We’ve all likely heard someone claim they possess the “old” age gene. Those select few who can boast a mother, father, or grandparent, maybe all, who lived into their nineties or beyond. And it is true. Our DNA does have the potential to impact our health, our longevity, and how we weather the years. For example, diseases like heart disease, type II diabetes, and many auto-immune disorders, all have genetic predispositions. However, having a genetic predisposition does not guarantee we will get the disease. Take type II diabetes. We know that type II diabetes runs in families. But we also know that the gene for type II diabetes needs to be activated by the environment. So these epigenes, or switches, exist but must be turned on in order to cause the disease to develop.
And when it comes to the changes most of us associate with aging, the story gets even more nuanced and complex. How we age and the level of health we enjoy in our golden years is linked to a type of non-coding DNA called telomeres.
DNA, short for deoxyribonucleic acid, is located on a structure called a chromosome that can be found in the cell’s nucleus. Each cell has twenty-three pairs, or forty-six, chromosomes. Best observed when they unravel during cell division, chromosomes contain the cell’s DNA (and your genes) which are responsible for the coding of specific proteins and that ultimately determine all our unique and even our not so unique characteristics.
The ability of these chromosomes to unravel and return to their tightly packaged original state is in large part a function of telomeres. These telomeres are also made of DNA, but they don’t code for anything. Instead they function much the way the plastic tips on a shoestring do. They cap the DNA and prevent it from fraying and becoming damaged.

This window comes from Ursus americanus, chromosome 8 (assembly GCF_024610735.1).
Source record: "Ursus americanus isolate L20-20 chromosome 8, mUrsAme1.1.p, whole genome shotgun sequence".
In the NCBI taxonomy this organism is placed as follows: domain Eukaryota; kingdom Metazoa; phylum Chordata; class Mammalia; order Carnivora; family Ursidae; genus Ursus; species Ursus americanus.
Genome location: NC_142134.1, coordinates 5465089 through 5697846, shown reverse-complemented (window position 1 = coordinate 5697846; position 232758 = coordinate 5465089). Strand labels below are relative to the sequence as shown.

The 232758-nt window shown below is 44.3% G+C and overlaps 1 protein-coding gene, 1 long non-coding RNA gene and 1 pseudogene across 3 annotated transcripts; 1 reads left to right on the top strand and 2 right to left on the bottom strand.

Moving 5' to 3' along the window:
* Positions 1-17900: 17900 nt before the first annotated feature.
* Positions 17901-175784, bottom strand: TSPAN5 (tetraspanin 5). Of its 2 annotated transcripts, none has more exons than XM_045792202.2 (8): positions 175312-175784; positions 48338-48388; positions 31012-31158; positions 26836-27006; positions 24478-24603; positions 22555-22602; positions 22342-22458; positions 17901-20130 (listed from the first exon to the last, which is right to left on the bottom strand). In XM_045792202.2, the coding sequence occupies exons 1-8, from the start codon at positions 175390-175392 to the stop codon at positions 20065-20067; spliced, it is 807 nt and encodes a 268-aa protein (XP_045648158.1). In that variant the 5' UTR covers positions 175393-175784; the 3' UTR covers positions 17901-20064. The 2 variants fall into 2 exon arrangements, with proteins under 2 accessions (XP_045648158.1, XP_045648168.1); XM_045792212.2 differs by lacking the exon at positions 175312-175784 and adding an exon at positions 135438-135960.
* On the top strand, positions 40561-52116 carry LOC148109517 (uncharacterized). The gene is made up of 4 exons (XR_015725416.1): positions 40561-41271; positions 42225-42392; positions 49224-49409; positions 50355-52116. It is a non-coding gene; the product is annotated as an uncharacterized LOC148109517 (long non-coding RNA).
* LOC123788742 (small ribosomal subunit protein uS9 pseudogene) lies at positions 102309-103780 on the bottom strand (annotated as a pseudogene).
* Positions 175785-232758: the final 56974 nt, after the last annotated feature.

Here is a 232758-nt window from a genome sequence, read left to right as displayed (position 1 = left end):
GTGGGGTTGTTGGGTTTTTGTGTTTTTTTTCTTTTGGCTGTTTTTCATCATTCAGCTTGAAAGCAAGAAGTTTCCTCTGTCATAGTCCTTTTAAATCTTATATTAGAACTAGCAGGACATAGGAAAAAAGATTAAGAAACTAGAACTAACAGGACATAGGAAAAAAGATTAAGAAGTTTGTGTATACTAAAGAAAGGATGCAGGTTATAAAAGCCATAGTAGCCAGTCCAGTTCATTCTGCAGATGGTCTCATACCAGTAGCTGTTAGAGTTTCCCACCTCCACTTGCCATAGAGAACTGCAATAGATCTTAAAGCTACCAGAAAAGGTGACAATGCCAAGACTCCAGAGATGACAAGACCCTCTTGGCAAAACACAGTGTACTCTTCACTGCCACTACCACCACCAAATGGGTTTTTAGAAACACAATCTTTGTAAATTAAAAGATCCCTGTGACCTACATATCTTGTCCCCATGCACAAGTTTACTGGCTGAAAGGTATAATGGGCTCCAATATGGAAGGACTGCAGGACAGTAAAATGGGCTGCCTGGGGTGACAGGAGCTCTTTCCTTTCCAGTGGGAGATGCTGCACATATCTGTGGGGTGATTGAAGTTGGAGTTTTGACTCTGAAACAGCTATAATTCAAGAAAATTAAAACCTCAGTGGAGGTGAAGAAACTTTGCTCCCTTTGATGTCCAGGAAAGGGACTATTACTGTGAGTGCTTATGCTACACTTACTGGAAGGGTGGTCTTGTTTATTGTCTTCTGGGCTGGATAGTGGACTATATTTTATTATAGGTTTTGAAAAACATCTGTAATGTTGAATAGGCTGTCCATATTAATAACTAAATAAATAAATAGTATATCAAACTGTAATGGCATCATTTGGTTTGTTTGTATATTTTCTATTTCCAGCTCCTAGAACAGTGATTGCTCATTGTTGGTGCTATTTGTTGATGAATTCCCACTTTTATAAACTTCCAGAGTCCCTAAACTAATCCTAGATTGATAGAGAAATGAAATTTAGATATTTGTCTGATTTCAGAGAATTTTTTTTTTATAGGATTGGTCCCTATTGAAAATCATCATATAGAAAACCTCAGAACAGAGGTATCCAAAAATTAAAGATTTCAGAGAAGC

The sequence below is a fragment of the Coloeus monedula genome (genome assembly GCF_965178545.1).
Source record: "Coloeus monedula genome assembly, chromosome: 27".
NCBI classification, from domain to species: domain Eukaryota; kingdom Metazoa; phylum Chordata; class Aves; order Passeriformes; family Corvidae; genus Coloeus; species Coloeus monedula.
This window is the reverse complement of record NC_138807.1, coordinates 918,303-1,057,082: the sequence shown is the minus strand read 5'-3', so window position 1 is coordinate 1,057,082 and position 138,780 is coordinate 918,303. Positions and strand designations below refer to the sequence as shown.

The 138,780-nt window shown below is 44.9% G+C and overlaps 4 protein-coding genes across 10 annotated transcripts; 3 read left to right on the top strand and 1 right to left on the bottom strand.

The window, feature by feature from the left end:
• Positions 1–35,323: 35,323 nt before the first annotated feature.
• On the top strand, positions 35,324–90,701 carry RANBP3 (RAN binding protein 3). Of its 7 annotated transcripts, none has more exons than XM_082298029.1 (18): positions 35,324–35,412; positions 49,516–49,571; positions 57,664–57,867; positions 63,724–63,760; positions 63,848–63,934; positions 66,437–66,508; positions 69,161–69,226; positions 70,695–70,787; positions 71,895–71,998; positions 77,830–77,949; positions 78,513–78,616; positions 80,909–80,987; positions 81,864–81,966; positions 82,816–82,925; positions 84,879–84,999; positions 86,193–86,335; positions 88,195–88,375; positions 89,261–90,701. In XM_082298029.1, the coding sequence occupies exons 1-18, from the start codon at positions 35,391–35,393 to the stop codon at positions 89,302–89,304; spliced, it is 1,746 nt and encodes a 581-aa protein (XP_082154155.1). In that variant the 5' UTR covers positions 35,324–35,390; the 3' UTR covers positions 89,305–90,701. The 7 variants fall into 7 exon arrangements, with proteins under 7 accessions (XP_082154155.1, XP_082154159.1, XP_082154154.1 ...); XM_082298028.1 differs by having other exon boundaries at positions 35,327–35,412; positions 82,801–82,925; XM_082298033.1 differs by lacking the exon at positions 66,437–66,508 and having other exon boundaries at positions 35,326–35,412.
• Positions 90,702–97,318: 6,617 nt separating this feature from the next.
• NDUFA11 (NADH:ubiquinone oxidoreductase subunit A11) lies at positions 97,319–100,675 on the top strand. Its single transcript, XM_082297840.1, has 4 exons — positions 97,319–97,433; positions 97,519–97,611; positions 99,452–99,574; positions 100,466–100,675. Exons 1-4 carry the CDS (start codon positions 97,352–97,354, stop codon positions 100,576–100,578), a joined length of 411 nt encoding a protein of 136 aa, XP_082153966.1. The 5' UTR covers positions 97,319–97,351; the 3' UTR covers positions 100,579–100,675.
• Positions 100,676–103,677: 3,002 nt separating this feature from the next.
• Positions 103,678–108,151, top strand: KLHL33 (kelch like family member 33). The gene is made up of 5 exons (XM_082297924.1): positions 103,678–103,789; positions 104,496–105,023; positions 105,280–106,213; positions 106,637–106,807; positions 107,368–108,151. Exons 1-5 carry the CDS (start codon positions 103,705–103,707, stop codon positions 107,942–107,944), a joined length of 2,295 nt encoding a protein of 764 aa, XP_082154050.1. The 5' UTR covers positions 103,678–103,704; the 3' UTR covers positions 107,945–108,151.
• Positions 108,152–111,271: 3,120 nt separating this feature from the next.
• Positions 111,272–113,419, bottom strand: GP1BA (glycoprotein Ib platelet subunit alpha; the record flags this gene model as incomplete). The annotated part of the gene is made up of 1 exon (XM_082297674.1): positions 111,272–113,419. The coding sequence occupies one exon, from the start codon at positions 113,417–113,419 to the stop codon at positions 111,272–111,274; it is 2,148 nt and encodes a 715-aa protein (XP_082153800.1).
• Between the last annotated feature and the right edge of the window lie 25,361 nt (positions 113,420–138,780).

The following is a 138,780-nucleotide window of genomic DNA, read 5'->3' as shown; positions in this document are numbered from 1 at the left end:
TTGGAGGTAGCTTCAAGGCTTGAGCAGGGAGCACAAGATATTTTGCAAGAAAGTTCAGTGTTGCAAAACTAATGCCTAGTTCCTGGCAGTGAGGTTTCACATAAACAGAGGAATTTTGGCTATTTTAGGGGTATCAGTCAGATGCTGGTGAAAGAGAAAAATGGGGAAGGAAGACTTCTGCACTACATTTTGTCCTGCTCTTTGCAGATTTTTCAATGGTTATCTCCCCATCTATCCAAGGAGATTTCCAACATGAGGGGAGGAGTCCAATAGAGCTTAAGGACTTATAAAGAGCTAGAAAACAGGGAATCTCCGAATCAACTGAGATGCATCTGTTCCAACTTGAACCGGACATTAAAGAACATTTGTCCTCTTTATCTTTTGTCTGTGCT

Like most things, over time, the telomeres wear out. Specially, they shorten to the point that they are no longer effective. This degradation of telomeres has several negative consequences to the cell that will manifest itself as aging both on the inside and outside.
Fortunately, our body has a system for trying to keep our telomeres in good shape, which can prolong or delay the aging process. Telomerase, an enzyme our body is capable of making, can help repair and replenish the telomeres, extending their life and keeping us feeling and looking younger. Unfortunately, telomerase is often limited, which may sound like a bad thing, but that may in reality further demonstrate our bodies innate wisdom. Cancer cells, which are essentially human cells that have gone rouge, also benefit from telomerase. In that sense, what is good for our “good” cells is also be good for these “bad” cells. It is the potential to nurture cancer cells that has experts advising individuals against buying and consuming over-the-counter supplements that claim to increase telomerase. Still, scientists are currently exploring ways to increase and improve telomerase function in a manner that doesn’t also promote cancer. In the meantime, they claim there are natural and safer ways of boosting telomerase and telomerase activity which results in longer telomeres and a longer healthier life.
If you haven’t guessed already, it’s by addressing the four pillars of health. That’s right. Regular exercise*, whole foods, adequate sleep, and especially stress management, as stress and our reaction to it has been shown to have a tremendous impact on the length of telomeres, maximizes telomere length in several randomized clinical trials and thus slows and in some cases reverse the aging process.
*excessive exercise or overtraining was actually found to decrease telomere length